UN to launch early recovery trust fund with its secretariat outside Syria to prevent politicization

The United Nations provides humanitarian aid to the residents of Deir Hafer area in rural Aleppo, northern Syria - February 19, 2024 (UN in Syria)

The United Nations provides humanitarian aid to the residents of Deir Hafer area in rural Aleppo, northern Syria - February 19, 2024 (UN in Syria)


Enab Baladi – Jana al-Issa

The United Nations intends to launch a special program for early recovery in Syria, aiming to establish projects in a number of sectors before next summer.

The funding of these projects will be done through the creation of a special fund that provides some non-traditional donors, such as Gulf countries, with a safe and legal mechanism under an international umbrella. These aids currently cannot be provided due to Western sanctions imposed on the Syrian regime.

The fund may also allow organizations and banks, like the World Bank, to provide assistance earmarked for Syria and the victims of the earthquake, which has not been provided so far due to sanctions.

The United Nations Development Programme (UNDP) defines the term “early recovery” as “an approach that addresses the recovery needs that emerge during the humanitarian response stage through the use of humanitarian mechanisms that are consistent with development principles. This approach enables people to benefit from humanitarian work to seize development opportunities, build resilience, and create a sustainable recovery process from the crisis.”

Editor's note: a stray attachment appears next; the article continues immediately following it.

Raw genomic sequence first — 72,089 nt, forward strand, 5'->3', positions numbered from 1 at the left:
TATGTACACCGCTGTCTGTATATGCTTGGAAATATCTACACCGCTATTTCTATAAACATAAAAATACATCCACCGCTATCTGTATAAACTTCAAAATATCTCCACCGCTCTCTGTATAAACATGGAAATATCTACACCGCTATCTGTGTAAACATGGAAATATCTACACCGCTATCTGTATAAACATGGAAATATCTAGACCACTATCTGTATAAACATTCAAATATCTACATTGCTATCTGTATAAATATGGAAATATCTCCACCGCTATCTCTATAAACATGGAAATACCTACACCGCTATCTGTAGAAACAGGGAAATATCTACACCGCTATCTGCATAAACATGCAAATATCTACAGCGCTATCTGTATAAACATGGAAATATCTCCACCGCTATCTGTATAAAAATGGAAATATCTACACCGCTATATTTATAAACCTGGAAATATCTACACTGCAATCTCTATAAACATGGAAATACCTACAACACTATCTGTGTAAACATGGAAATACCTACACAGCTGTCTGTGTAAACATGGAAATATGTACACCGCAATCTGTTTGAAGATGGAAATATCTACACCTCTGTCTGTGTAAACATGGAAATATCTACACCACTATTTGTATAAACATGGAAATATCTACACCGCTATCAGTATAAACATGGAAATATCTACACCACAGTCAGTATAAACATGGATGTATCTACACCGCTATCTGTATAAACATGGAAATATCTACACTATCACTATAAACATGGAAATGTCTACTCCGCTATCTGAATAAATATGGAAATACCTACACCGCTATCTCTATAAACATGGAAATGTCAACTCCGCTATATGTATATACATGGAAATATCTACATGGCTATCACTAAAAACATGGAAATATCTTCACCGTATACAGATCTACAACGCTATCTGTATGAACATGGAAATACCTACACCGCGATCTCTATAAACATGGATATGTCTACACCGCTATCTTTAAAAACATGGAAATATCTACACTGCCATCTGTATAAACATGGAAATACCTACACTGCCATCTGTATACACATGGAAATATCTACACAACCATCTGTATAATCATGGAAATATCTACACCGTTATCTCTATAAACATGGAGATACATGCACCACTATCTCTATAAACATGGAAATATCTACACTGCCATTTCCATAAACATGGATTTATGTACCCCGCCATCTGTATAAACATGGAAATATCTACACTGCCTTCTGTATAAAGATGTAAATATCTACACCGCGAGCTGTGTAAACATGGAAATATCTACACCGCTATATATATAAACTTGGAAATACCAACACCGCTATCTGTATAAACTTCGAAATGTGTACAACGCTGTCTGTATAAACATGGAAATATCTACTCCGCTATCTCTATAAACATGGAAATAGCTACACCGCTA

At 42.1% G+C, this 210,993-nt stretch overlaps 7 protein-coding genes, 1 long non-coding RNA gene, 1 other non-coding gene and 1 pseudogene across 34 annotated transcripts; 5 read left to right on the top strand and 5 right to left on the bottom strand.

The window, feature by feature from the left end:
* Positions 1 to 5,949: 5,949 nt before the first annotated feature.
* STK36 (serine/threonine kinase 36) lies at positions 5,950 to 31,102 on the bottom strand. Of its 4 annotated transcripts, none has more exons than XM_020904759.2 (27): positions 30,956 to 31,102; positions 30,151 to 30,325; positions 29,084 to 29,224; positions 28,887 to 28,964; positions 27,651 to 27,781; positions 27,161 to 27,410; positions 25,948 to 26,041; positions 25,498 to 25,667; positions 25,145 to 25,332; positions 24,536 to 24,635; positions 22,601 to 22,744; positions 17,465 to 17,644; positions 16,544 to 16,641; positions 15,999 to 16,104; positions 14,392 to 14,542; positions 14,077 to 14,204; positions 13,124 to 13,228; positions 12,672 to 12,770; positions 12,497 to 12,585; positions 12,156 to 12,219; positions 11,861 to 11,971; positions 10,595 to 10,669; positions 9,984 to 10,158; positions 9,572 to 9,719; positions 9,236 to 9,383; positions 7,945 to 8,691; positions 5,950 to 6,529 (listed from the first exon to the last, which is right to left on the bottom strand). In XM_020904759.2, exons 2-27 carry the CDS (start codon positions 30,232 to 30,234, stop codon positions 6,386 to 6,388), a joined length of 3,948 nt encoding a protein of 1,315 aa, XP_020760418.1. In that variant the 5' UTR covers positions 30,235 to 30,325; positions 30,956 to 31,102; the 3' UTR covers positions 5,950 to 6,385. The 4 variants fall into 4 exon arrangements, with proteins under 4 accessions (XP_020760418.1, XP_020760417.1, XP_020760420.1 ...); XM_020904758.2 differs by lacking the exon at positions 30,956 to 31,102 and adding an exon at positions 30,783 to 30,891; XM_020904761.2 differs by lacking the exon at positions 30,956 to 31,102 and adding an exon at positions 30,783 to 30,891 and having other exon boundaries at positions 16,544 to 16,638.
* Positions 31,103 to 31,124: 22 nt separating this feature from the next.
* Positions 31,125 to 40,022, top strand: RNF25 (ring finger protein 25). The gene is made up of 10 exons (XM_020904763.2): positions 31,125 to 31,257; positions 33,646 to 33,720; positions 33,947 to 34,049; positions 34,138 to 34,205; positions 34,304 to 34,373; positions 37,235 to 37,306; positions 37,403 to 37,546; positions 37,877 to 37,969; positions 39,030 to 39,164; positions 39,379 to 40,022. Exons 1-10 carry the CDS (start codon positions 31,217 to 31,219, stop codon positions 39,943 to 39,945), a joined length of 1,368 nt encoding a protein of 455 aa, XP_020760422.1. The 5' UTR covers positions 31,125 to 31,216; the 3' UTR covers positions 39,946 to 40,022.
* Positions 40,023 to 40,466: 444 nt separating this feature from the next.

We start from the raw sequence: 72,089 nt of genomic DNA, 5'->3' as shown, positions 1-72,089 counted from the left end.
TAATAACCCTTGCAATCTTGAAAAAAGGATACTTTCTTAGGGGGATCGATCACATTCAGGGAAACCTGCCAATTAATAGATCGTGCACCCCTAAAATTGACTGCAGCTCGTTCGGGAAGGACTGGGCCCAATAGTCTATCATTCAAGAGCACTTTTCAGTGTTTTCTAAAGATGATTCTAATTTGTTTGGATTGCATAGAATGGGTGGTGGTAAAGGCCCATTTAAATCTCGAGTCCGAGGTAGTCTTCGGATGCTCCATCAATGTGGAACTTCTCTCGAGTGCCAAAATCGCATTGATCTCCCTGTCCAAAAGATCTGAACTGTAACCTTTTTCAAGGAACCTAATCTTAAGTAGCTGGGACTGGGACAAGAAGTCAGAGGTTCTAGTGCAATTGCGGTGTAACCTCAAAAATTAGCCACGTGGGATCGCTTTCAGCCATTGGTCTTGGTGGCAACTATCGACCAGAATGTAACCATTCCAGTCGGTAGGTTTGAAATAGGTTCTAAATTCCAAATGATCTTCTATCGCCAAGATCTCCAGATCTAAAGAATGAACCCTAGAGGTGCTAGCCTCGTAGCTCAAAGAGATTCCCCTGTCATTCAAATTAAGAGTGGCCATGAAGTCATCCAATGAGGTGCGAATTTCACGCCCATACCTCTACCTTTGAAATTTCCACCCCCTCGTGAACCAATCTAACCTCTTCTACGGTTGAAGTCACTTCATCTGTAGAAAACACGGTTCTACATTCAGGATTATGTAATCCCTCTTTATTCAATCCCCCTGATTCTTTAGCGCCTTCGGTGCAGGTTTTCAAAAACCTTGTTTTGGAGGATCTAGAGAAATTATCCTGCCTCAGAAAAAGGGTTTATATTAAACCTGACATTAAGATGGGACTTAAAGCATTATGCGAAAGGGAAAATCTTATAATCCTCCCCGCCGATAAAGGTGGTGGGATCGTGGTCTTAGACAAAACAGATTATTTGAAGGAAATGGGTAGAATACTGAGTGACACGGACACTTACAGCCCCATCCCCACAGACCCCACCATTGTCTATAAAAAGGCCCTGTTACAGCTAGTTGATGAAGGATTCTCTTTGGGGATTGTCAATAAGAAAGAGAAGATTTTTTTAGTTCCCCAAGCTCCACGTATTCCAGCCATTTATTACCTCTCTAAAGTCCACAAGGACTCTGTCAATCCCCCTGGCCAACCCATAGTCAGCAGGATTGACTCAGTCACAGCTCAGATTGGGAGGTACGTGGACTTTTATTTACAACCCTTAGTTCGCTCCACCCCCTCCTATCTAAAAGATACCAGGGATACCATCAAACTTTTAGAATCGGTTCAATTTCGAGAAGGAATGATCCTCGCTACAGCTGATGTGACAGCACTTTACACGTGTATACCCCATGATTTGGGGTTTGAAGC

Four objectives, including avoiding sanctions

Adam Abdelmoula, the United Nations Coordinator for Humanitarian Affairs in Syria, said in an email correspondence with Enab Baladi, that the trust fund set up for early recovery, scheduled to be launched in Syria, has several objectives.

According to Abdelmoula, these objectives include encouraging a collaborative approach between humanitarian actors (who have spent hundreds of millions on individual, scattered early recovery activities without achieving a tangible impact) and providing bilateral donors, unable to direct resources to Syria due to the sanctions system, with an alternative channel under a multi-sponsorship and through the United Nations.

The fund also aims to allow donors, the United Nations, NGOs to jointly decide what should be funded and where, and to continue to focus on key sectors of early recovery (health, education, water, sanitation and hygiene, livelihoods, and electricity), Abdelmoula added.

The United Nations provides humanitarian aid to the residents of Deir Hafer area in rural Aleppo, northern Syria - February 19, 2024 (UN in Syria)

The United Nations provides humanitarian aid to the residents of Deir Hafer area in rural Aleppo, northern Syria – February 19, 2024 (UN in Syria)

The fund’s secretariat outside Syria

The early recovery strategy is based on the third pillar of the successive humanitarian plans, three resolutions of the Security Council, and directives from the Secretary-General of the United Nations, according to the United Nations Coordinator for Humanitarian Affairs in Syria.

This strategy is a humanitarian initiative that seeks to expand the scope of work of the humanitarian community in key sectors that could lead to transformative change (such as reducing the burden of humanitarian cases, contributing to conditions that allow for the return of refugees and internally displaced persons, among others).

As this matter is based on the shared humanitarian agenda of the United Nations, it must be governed by the basic humanitarian principles of independence, neutrality, and humanity, according to Abdelmoula. Therefore, early recovery must be protected from any attempt at politicization.